Voters have spoken. Don't mess with prayer, they say.
In an overwhelming vote, Cooper County primary participants in favor of Amendment 2 drowned out those opposed in a margin that saw 86 percent vote to support an implementation of further-defined prayer rights in public schools. Statewide tallies saw only three percent fewer vote in favor of the measure.
"What I want to emphasize for those who misinterpreted this and believe that organized prayer will be put back in schools – is that prayer over loudspeakers at football games or other expressions of faith that are openly endorsed by a school are still not permissible under federal guidelines," said Joe Ortwerth, Executive Director of the Missouri Family Policy Council.
The MoFPC openly backed the Amendment's passage. The group identifies themselves as a "non-profit, non-partisan organization dedicated to promoting Biblical principles in our government and Judeo-Christian values in our culture that support and encourage strong healthy families."
Responding to questions of potential litigation that critics such as the American Civil Liberties Union have leveled previously, Orwerth observed that the ACLU filed suit after passage only on the wording that addressed prisoners rights.
"I think it's notable that they didn't file suit against the rest of the measure," he said.
Critics of Amendment 2, though far outnumbered, cite the Amendment's opt-out allowance as a gateway to unending litigation.
"Were a family to oppose a curriculum that teaches Darwin's theory of natural selection, they could legally argue that their religious principles are being violated in the classroom," said Diane Balogh, communications specialist with the American Civil Liberties Union in St. Louis.
MoFPC does not deny that courts may become involved, but they do feel that critic-reactions are exaggerated.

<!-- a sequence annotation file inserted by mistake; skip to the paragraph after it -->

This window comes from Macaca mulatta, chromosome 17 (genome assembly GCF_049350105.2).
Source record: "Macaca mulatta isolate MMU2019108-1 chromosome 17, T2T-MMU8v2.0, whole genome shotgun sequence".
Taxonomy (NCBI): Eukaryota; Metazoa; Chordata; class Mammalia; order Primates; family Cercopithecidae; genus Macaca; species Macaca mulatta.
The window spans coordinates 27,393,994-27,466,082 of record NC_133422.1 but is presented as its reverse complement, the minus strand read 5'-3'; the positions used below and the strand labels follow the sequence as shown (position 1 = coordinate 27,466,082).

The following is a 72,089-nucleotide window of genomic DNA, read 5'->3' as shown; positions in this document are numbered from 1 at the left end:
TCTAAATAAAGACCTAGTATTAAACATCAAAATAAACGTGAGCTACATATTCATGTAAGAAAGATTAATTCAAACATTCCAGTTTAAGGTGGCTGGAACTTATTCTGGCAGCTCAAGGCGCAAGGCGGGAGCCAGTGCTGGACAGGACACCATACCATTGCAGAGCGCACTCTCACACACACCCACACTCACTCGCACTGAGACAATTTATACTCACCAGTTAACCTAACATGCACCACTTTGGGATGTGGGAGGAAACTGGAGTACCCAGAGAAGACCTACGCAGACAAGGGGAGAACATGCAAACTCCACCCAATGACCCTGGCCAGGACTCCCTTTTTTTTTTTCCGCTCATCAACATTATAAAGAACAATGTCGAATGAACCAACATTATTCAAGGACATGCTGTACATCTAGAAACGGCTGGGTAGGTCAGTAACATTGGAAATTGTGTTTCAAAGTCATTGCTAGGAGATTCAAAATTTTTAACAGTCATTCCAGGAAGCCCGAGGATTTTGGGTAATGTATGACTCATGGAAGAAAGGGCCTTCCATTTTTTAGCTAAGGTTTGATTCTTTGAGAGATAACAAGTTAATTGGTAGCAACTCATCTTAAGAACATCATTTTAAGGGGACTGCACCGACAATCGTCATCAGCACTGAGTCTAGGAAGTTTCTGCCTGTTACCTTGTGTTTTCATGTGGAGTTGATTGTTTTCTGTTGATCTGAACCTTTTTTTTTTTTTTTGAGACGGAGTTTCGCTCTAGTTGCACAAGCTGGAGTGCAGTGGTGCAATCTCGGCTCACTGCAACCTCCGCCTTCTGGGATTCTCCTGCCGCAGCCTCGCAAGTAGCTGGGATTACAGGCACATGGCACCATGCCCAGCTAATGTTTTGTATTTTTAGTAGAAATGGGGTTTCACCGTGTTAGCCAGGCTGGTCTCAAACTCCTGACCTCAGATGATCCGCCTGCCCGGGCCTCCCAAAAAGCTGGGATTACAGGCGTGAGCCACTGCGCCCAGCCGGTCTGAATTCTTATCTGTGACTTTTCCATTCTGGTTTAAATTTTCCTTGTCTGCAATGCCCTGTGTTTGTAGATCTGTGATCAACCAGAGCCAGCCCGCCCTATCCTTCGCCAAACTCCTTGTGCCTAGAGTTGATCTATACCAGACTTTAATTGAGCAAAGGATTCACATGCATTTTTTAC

"On the opt-out for students – this is not entirely a new issue, and you've seen that with some of the responses from administrators. For a student to exercise this option they'll have to demonstrate that the action they are asked to take part in is an attack on their core religious values – and that those values are sincerely held. Students that try to make claims from something they can't clearly demonstrate – they'll shake out over time," said Ortwerth.
Ortwerth identified the genesis of the Prayer Amendment's language as a case involving an Emily Booker of Southwest Missouri State University (now Missouri State University). Booker, a student, was required by course instruction to write a letter to state officials arguing in favor of homosexual adoption. Booker insisted, before a school-board, that she should not be compelled to take part in the activity, arguing that same-sex adoption violated her religious foundations. Booker's claims were later validated officially.
"A student that's going to say 'I don't want to be exposed to ideas that are different than my own will probably not prevail on this kind of claim. I think those who think students can opt out of biology courses only because of natural selection will find it to not be quite as simple as that. If a student is required to state evolutionary theory as incontrovertible fact – that would be a rights-violation," Ortwerth said.
Likewise, the Missouri Baptist Convention identifies a fear of legal challenges as unfounded.
"The intention of Amendment 2 was to restore Constitutional clarity to our First Amendment freedom of religious expression. This is a freedom given to people of all faiths, and I would hope that no person would ever be denied the right to pray and worship publicly. The amendment does not open the door to so-called special accommodations; it simply protects the basic rights given to all Americans. Amendment 2 mentions schools and public buildings because those are the primary venues where the courts have eroded our Constitutional freedoms," said Executive Director, Dr. John Yeats.
Yeats was referring not only to opt-out potential, but to the issue of accommodating faiths other than the United State's mainstay – Christianity. Would other faiths, for instance, request separate prayer facilities and could such pursuits be legally feasible under the guidelines of the Amendment?
"I'm very pleased with the outcome of the vote on Amendment 2 and feel the people of Missouri have spoken convincingly that they desire Constitutional clarity concerning First Amendment rights that the courts have eroded over the years. Going forward, my hope is that people of all faiths will have the freedom to pray and worship in public. The amendment simply reaffirms what the First Amendment guarantees in regard to freedom of religious expression," Yeats said.